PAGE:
Genomic DNA was isolated from six independently isolated clones, and the integrated provirus analyzed by Southern hybridization (see Maniatis, supra) as follows. EcoRI digests of genomic DNA were electrophoresed on 0.6% agarose gels which were then blotted onto nitrocellulose. Hybridizations were conducted for 20 hours at 42° in a buffer containing 50% formamide, using a nick-translated probe generated from a BglII-SmaI fragment of the neo gene. Blots were washed in 1×SSC at 68° and exposed at -70° C. with intensifying screens.
The results indicated that each clone contained a single proviral insertion, since the neo probe hybridized to a single EcoRI restriction fragment in each of the DNA samples. The different migration rates of these restriction fragments confirmed that the clones were independently infected isolates, since their size was determined by the single EcoRI site in the ΔRHtkneo vector and by the proximity of the EcoRI site in the genomic sequences 3' to the integrated provirus.
Two Southern hybridization strategies were used to assay for deletions or rearrangements of the ΔRMtkneo provirus in the infected 3T3 clones. To release the intact provirus, genomic DNA samples were digested with KpnI (which cuts once in each LTR), electrophoresed as described above, and Southern blots hybridized with a neo-specific probe. To assay for small deletions in the vicinity of the internal transcriptional promoters, the DNAs were digested with PvuII and blots hybridized with v-myc-specific probe. Nick-translated probes were generated from a BglII-SmaI fragment of the neo gene and a BstEII-SphI fragment of the v-myc gene.
In both cases the restriction fragments hybridizing with the probes were of the predicted sizes, were the same for each of the clones, and comigrated with digests of pΔRMtkneo DNA electrophoresed on the same gels. Thus, the triple promoter ΔRMtkneo retrovirus was transmitted without detectable rearrangements or deletions in each of six distinct clones of infected 3T3 cells selected for G418 resistance.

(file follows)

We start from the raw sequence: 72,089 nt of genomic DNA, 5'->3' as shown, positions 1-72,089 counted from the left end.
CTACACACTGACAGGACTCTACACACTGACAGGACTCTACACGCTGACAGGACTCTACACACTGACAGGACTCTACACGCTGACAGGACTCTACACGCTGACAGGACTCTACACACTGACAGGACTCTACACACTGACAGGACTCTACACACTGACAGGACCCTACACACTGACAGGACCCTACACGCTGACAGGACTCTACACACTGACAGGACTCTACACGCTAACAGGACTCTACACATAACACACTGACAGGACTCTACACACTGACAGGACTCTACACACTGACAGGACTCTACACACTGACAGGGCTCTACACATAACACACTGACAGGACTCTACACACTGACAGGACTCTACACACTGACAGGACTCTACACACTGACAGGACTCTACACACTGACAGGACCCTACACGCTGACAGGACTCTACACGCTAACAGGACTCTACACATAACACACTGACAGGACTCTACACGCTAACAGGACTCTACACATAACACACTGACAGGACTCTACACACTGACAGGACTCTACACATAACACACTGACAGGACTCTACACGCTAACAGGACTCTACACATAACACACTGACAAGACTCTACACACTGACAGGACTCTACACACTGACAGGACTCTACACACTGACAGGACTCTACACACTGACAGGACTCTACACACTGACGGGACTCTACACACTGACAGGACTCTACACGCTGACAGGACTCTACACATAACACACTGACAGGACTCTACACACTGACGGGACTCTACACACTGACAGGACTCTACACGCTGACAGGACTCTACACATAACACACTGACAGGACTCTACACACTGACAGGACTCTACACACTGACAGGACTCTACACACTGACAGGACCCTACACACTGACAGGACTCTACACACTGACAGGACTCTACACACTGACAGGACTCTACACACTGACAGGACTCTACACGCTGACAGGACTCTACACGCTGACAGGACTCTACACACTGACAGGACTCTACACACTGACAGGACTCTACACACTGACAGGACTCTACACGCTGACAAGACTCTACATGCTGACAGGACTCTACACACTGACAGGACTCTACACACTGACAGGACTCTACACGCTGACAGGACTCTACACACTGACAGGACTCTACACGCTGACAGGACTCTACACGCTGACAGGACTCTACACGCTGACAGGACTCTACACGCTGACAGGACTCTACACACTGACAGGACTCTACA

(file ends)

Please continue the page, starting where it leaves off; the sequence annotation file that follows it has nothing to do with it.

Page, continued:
This experiment demonstrated that triple-promoter retroviral vectors can be transmitted by retroviral infection and stably maintained when selection is applied for expression of one of the three inserted cistrons. No rearrangements of the integrated ΔRHtkneo proviruses were detectable by Southern analysis and each triple-promoter vector expressed the three expected transcripts in infected cells. Additionally, the ΔRMtkneo virus expressed three gene products in a functional manner, as judged by the production of fully transformed, G418 resistant colonies of primary REFs.
Two additional triple-promoter vectors, designated ΔHsrcmyc and ΔHrafmyc, were constructed with the same promoter organization as the ΔRMtkneo vector described above. However, these vectors expressed the hph (hygro) gene, which confers resistance to hygromycin B on mammalian cells. The hygro gene has been found to be a preferred dominant selectable marker for lymphoid cells. To increase the level of v-myc expression, this gene was expressed from the HSVtk promoter in the ΔHsrcmyc and ΔHrafmyc vectors.
The structure of the retroviral vectors pΔH, pΔHrafmyc, and pΔHsrcmyc is schematically illustrated in FIG. 2, wherein vector segments are labeled as described in the legend to FIG. 1. To construct pΔH, pΔSP (Example 1) was digested with HindIII and the hph gene from pLG90 [Gritz, Gene 25:179 (1983) was inserted at this position with HindIII linkers. The hph gene confers resistance to hygromycin B on mammalian cells and is labeled hygro in FIG. 2. ΔHrafmyc was constructed from ΔH by removing the AatII-BamHI fragment from ΔH and replacing it with an AatII-BamHI fragment containing the v-raf oncogene from the plasmid pF4 [Rapp et al., Proc. Natl. Acad. Sci. USA 80:4218 (1983) ATCC 45010], then inserting a fragment containing the v-myc gene under the control of the HSVtk promoter into the blunted ClaI site of ΔH. The tk-myc cassette consisted of the PvuII-BglII fragment of the HSVtk promoter ligated to a BglII v-myc fragment from pΔRM. ΔHsrcmyc was constructed from ΔH by inserting a BamHI-linkered NcoI-EcoRI fragment encoding v-src from pSRA-2 [DeLorbe et al., J. Virol. 36:50 (1980)] at the BamHI site of ΔH. The tk-myc cassette was inserted as in ΔHrafmyc.